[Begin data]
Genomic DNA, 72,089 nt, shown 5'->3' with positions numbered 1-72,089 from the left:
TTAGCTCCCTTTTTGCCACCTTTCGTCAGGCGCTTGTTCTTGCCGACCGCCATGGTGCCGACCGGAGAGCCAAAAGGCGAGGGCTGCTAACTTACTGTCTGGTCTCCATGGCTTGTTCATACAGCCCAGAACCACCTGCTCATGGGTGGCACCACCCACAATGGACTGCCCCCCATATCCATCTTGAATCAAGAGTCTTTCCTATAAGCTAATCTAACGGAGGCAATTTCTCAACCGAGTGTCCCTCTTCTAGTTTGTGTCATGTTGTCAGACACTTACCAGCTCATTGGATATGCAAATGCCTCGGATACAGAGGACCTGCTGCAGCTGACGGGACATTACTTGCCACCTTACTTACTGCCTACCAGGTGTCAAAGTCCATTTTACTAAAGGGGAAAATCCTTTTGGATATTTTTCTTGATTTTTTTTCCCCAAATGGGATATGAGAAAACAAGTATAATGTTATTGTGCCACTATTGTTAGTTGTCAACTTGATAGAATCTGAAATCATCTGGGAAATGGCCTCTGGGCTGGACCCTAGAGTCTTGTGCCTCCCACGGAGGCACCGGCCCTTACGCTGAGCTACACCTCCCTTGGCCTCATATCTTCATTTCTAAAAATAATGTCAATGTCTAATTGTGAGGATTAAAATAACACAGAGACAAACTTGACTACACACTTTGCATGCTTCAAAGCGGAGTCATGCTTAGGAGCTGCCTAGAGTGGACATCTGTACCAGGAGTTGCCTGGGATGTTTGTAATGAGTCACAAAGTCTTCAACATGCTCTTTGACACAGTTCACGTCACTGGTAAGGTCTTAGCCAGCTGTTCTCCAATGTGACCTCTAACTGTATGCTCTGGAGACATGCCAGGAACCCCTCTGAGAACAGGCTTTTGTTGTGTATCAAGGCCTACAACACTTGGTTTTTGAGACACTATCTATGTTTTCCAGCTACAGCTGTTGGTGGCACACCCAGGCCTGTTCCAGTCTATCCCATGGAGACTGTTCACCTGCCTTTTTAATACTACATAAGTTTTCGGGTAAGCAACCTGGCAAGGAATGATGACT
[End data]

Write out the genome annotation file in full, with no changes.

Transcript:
Genomic DNA, 72,089 nt, shown 5'->3' with positions numbered 1-72,089 from the left:
TTAGCTCCCTTTTTGCCACCTTTCGTCAGGCGCTTGTTCTTGCCGACCGCCATGGTGCCGACCGGAGAGCCAAAAGGCGAGGGCTGCTAACTTACTGTCTGGTCTCCATGGCTTGTTCATACAGCCCAGAACCACCTGCTCATGGGTGGCACCACCCACAATGGACTGCCCCCCATATCCATCTTGAATCAAGAGTCTTTCCTATAAGCTAATCTAACGGAGGCAATTTCTCAACCGAGTGTCCCTCTTCTAGTTTGTGTCATGTTGTCAGACACTTACCAGCTCATTGGATATGCAAATGCCTCGGATACAGAGGACCTGCTGCAGCTGACGGGACATTACTTGCCACCTTACTTACTGCCTACCAGGTGTCAAAGTCCATTTTACTAAAGGGGAAAATCCTTTTGGATATTTTTCTTGATTTTTTTTCCCCAAATGGGATATGAGAAAACAAGTATAATGTTATTGTGCCACTATTGTTAGTTGTCAACTTGATAGAATCTGAAATCATCTGGGAAATGGCCTCTGGGCTGGACCCTAGAGTCTTGTGCCTCCCACGGAGGCACCGGCCCTTACGCTGAGCTACACCTCCCTTGGCCTCATATCTTCATTTCTAAAAATAATGTCAATGTCTAATTGTGAGGATTAAAATAACACAGAGACAAACTTGACTACACACTTTGCATGCTTCAAAGCGGAGTCATGCTTAGGAGCTGCCTAGAGTGGACATCTGTACCAGGAGTTGCCTGGGATGTTTGTAATGAGTCACAAAGTCTTCAACATGCTCTTTGACACAGTTCACGTCACTGGTAAGGTCTTAGCCAGCTGTTCTCCAATGTGACCTCTAACTGTATGCTCTGGAGACATGCCAGGAACCCCTCTGAGAACAGGCTTTTGTTGTGTATCAAGGCCTACAACACTTGGTTTTTGAGACACTATCTATGTTTTCCAGCTACAGCTGTTGGTGGCACACCCAGGCCTGTTCCAGTCTATCCCATGGAGACTGTTCACCTGCCTTTTTAATACTACATAAGTTTTCGGGTAAGCAACCTGGCAAGGAATGATGACT